Saturday, 4 April 2020

Lockdown Birding: Scoter Patrol 1-3 April 2020

1st April 2020

If you'd told me a year ago that next 1st April I would be adding Common Scoter to my garden list, I would have assumed it was some rather geeky April Fool joke. Well, two nights ago, York birding mates tipped me off that there were Common Scoters moving east over Yorkshire under the cover of darkness. I went out into the back garden and apart from the neighbour's noisy water feature, the village was eerily silent. Under lockdown, folks are staying in - very sensible.

I listened intently. Nothing. After a bit, I messaged to say that I had drawn a blank and as I pocketed my phone, to the south I heard the faint peeps of scoters! No way!  A small flock headed east through the night sky, heading for the east coast, with only their distinctive calls marking their course. Amazing!

Scoter patrol: Up there in the dark, Common Scoters are migrating...

2nd April 2020

I had struggled to sleep after my scoter experience and decided I would put more time in this evening. Dusk fell and the news came through on social media that birders over on the west coast had started to hear the calls of Common Scoters heading inland from the sea. It seems three routes are in use - one to the south, connecting the Severn Estuary with the Wash, a middle one Connecting the Fylde coast with the Humber/Yorkshire coast presumably birds following the M62 corridor across the Pennines and then one to the north with birds cutting across near Carlisle and hitting the Tyne. When I lived at Grafham Water in Cambridgeshire we had witnessed Common Scoters, Arctic Terns and skuas using the southern flyway and we had often discussed how they may have followed the channel between the Cotswolds and Chilterns until they got near enough to see the glint of the sea. It seemed that York lay along the middle flyway and birds passing east on a broad front were coming in range of my garden. Excellent.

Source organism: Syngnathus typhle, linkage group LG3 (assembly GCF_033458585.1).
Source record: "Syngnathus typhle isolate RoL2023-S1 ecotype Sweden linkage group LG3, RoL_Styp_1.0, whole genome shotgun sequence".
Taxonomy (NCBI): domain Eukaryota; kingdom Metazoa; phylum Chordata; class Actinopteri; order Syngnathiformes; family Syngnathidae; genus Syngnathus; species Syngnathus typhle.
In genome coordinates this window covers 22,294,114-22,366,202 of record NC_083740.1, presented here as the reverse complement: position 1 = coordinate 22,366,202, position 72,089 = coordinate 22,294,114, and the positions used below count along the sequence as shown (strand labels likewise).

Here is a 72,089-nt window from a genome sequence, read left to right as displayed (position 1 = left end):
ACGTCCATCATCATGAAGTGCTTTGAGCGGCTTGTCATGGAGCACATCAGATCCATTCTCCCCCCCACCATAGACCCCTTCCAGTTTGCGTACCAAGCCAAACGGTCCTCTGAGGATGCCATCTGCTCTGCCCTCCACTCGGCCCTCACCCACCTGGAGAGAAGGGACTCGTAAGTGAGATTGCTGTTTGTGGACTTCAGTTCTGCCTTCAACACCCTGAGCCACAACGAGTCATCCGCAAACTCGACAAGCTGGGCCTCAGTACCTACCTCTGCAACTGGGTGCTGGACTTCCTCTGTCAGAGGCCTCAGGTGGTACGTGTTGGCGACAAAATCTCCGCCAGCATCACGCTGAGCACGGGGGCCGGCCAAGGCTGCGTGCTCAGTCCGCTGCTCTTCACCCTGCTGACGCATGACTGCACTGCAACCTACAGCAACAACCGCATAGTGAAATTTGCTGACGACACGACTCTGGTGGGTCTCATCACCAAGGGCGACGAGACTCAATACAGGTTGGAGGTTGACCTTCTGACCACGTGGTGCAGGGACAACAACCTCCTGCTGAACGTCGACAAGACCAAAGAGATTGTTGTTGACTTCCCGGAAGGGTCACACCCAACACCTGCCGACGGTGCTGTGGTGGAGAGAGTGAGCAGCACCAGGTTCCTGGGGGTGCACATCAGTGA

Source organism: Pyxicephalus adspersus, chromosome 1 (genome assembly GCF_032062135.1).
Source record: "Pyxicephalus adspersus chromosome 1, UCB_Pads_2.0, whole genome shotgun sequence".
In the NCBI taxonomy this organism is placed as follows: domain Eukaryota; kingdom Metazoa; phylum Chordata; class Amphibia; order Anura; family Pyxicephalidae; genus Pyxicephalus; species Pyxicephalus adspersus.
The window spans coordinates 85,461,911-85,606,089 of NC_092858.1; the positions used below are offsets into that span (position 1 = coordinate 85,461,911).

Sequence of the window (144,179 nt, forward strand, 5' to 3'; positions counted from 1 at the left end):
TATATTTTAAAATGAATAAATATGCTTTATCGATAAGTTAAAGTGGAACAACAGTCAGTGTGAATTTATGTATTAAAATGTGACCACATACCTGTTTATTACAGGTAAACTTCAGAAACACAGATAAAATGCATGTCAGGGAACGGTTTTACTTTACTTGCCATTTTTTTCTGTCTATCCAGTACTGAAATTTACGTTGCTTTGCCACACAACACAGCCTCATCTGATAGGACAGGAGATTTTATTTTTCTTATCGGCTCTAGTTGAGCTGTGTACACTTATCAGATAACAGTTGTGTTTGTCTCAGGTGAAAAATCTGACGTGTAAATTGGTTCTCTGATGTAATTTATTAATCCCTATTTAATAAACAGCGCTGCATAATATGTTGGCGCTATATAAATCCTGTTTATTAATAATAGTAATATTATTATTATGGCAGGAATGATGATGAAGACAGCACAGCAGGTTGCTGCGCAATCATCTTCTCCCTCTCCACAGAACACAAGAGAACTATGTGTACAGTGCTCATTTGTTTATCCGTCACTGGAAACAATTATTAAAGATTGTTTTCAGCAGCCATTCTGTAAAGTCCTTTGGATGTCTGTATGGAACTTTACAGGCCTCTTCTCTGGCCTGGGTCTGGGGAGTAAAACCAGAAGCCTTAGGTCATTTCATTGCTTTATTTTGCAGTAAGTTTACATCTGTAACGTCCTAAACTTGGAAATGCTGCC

I headed out about 9.40pm, this time to the front garden to escape the noise of the water feature. Shortly, the much hoped-for sound of Common Scoters could be heard faintly to the north of the village. The birds heading east called continuously. I felt euphoric - this is so cool! A few minutes later, another group passed over, followig a similar route. Shortly, two more flocks went through, this time much closer, or perhaps lower with calls much louder than before. I messaged as many York birders as I could think of and a number of people managed to hear a few passing over. Awesome!

Yet another reason the neigbours think I am crazy!

3rd April

News of scoters moving meant I was out on Scoter Patrol again around 10pm. Not as good tonight, but still brilliant to get two flocks go through. Even better perhaps, was the hiss of a Barn Owl that flew by unseen followed by a Little Owl calling over towards the river. Brilliant! After half an hour with no more ducks, I decided to head for bed as I was frozen.

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